However, the momentum changed in the fifth. With the Yankees cutting the Indian lead to 3-2, Johnny Damon steps up to the plate with Robinson Cano and Melky Cabrera on base. He homers, and, seemingly out of nowhere, the Yankees have a 5-3 lead. Then, in the next inning, with the bases loaded on a questionable IBB for Hideki Matsui, Robinson Cano singles to right, but Trot Nixon lets the ball gets past him and all runners score. With the score then 8-3, the Yankees all but won the game.
Chien-Ming Wang will start tonight, and Andy Pettitte will likely start on Wednesday. However, with Clemens likely out for the rest of the postseason, the Yankees can add another pitcher to take his spot? The four candidates are Ian Kennedy, Chris Britton, Edwar Ramirez, and Ron Villone. It seems, after the first two games, the Yankees needed a long reliever, so that goes for Villone. Joe Torre’s preference for AAAA arms whom he tries to ride out, plus his changeup, states Ramirez’s case. Ian Kennedy gives them another starter, but he has never relieved, shouldn’t relieve with his finesse stuff, and we really don’t need a starter until the ALCS. Britton…well, I have previously written about him. The best bet is for Villone to make it, as he is a lefty, anyway.
George Steinbrenner on multiple topics:
On Joe Torre: “His job is on the line. I think we’re paying him a lot of money. He’s the highest-paid manager in baseball, so I don’t think we’d take him back if we don’t win this series.”
On A-Rod: “I think we’ll re-sign him. I think he’s going to have a good run the rest of the (postseason). I think he realizes New York is the place to be, the place to play. A lot of this (postseason) is laying on his shoulders, you know, but I think he’s up to it.”
On his health: “I’m doing all right. I’m fine.” (Courtesy of Peter Abraham)
Yankees Lose in Toronto, Go Eat Beans in Boston September 15, 2007Posted by Pablo Zevallos in Andy Pettitte, Bobby Abreu, Chien-Ming Wang, Chris Britton, GCL Yankees, Hideki Okajima, Ian Kennedy, Jason Giambi, Johnny Damon, Jonathan Papelbon, Jose Veras, Robinson Cano, Sean Henn.
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The short-handed Yankees lost in the bottom of the ninth, 2-1, with another poor offensive showing. Ian Kennedy was spectacular again, with a line of 7IP 1H 1 ER 7K. AJ Burnett gave up 7 hits in 8 innings, but K’ed 8 and dominated the Yankees. The Yankees weren’t prepared to play extras, so they sent Chris Britton out to lose the game and go to Boston. You may disagree, but come on, it only took five pitches, and it wasn’t exactly a heart breaker.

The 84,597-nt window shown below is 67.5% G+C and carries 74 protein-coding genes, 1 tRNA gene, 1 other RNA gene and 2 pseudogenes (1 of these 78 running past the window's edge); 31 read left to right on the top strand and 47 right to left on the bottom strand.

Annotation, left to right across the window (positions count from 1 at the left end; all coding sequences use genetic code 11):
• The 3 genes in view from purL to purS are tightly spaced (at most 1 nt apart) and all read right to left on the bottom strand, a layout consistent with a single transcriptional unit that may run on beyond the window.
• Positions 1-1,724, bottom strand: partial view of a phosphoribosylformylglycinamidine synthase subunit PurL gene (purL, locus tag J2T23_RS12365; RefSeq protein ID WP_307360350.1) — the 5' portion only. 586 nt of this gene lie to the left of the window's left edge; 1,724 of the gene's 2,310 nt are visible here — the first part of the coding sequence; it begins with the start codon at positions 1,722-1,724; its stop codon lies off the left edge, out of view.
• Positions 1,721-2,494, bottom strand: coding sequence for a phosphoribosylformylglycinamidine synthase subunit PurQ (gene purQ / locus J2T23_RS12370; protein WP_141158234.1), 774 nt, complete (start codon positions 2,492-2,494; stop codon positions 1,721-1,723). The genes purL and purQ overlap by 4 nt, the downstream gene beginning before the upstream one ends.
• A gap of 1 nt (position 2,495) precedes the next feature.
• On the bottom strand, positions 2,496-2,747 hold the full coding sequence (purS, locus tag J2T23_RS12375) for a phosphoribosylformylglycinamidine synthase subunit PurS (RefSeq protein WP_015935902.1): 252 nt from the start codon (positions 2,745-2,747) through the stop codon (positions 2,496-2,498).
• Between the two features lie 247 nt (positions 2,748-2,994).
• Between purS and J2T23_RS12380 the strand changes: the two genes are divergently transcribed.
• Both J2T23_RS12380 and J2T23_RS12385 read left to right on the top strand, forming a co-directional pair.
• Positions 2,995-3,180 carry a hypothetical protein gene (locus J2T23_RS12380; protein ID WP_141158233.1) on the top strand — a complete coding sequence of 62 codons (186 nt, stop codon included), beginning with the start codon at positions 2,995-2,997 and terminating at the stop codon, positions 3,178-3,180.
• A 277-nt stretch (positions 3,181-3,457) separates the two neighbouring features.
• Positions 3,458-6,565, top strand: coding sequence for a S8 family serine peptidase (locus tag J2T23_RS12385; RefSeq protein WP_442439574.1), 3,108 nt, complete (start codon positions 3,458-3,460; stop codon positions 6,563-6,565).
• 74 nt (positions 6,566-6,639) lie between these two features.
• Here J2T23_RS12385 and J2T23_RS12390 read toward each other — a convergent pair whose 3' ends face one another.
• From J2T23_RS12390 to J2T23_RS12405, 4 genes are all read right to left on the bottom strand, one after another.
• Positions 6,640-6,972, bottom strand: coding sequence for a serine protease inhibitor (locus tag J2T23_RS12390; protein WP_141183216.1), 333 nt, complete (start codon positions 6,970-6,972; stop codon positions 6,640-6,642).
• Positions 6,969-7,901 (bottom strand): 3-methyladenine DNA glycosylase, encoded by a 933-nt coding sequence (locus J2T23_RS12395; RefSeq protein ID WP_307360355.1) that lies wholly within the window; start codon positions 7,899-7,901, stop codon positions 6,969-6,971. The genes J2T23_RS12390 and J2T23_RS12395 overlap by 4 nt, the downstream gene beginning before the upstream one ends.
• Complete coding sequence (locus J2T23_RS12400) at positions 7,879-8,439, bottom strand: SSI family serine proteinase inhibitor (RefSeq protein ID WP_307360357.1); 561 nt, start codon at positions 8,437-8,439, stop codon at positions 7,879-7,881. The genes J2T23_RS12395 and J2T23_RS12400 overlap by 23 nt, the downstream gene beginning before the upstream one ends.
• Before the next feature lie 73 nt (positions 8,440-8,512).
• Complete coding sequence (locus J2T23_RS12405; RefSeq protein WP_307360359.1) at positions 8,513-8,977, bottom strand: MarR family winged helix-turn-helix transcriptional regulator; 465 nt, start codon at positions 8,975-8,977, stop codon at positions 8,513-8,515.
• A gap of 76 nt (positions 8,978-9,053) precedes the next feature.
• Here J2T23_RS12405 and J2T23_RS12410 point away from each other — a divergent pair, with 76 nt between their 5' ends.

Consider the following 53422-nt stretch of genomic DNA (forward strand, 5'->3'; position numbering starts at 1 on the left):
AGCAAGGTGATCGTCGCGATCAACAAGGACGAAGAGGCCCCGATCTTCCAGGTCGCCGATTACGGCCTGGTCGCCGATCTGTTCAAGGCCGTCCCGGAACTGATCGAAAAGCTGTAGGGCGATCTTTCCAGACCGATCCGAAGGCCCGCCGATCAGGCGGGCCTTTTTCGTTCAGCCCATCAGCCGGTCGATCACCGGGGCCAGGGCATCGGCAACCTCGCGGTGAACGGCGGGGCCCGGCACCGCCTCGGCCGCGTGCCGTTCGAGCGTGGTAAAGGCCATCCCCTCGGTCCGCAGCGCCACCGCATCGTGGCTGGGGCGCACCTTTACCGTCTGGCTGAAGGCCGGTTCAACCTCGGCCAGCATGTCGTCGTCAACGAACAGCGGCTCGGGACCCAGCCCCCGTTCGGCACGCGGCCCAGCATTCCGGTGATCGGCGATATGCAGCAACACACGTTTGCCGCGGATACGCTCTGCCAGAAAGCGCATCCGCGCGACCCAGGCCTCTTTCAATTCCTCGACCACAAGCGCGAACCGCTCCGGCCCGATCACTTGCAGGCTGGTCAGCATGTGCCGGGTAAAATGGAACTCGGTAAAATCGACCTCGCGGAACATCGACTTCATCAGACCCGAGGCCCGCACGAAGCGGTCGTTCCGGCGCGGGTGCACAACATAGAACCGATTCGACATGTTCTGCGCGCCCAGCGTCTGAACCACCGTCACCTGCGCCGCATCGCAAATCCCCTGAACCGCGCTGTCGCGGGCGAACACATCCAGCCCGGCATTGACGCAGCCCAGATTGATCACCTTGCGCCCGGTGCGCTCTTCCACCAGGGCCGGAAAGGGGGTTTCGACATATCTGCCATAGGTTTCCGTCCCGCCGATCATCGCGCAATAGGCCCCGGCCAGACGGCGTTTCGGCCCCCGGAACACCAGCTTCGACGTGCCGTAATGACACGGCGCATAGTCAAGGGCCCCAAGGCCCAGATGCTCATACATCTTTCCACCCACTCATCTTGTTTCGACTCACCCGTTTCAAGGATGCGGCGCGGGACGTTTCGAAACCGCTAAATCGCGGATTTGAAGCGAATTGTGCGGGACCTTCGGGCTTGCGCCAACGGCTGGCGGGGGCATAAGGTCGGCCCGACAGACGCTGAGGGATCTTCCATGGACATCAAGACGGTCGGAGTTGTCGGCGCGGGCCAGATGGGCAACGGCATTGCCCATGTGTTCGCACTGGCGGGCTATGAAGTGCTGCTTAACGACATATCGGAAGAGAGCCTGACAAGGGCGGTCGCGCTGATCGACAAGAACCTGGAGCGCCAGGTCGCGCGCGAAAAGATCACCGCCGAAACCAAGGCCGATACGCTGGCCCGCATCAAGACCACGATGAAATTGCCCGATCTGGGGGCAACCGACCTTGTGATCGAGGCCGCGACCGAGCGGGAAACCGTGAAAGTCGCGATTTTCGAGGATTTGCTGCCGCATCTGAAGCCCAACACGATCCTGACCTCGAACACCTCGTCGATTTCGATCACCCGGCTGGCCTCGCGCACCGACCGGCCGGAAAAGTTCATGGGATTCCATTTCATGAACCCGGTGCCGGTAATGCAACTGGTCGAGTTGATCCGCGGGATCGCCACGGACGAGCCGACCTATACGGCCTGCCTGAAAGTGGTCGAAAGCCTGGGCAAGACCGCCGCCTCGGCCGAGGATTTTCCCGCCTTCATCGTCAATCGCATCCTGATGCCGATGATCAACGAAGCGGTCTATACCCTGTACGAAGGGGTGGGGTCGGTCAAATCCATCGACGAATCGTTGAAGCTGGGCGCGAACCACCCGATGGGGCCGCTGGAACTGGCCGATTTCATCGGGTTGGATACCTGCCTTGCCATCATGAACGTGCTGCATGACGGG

The Yankees were poised for a blowout loss yesterday, with an ineffective Andy Pettitte starting and Jose Veras and Sean (The Egg-Laying) Henn, then being plagued by Derek Jeter’s throw and Jason Giambi’s glove…or lack of it. After it being 5-1 after four and 7-2 after six, Boston sent out the first-half wunderkind, Hideki Okajima, in the eighth inning. He served up back-to-back jacks to Jason Giambi and Robinson Cano, and then walked the badly slumping Melky Cabrera before everything unraveled, and Johnny Damon (4-6, 2 2B) as well as Derek Jeter got on, and by then it was 7-5. Jonathan Papelbon came in, but that was no relief. Bobby Abreu doubled in the tying runs, and he stole second. A-Rod then singled him in, and after seemingly having lost the game, the Yankees won, 8-7.
All Boston has to do is win one, but they still have a chance. Chien-Ming Wang probably will win today, considering how the Yankees hit Josh Beckett, but I have little confidence in Roger Clemens, as the Yankees will need their longmen (Kei Igawa, Ross Ohlendorf, Sean Henn, Jeff Karstens, Matt DeSalvo) ready in case something happens to the Rocket.
Prediction for today: 6-4 win.
Prediction for Sunday: 8-4 loss.
Yankees Stink Up the Joint in Toronto August 9, 2007Posted by Pablo Zevallos in Blue Jays, Chien-Ming Wang, Hideki Matsui, Jeff Karstens, Kyle Farnsworth, Robinson Cano, Ron Villone.
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Man…the Yankees were just overmatched against their best starting pitcher, Chien-Ming Wang. In case you haven’t heard, the Yankees lost 15-4 last night to the Toronto Blue Jays, with Wang giving up 8 runs (5 earned) in 2.2 innings. His ERA went up to only 3.94, which shows you how well he has pitched. Yet, Jeff Karstens had another bad long relief outing and Ron Villone (1.1 IP, 2 ER) and Kyle Farnsworth (perfect 9th…wow) finished up the job.
Robinson Cano and Hideki Matsui continued their hot hitting, with Cano belting two HR’s and Matsui one.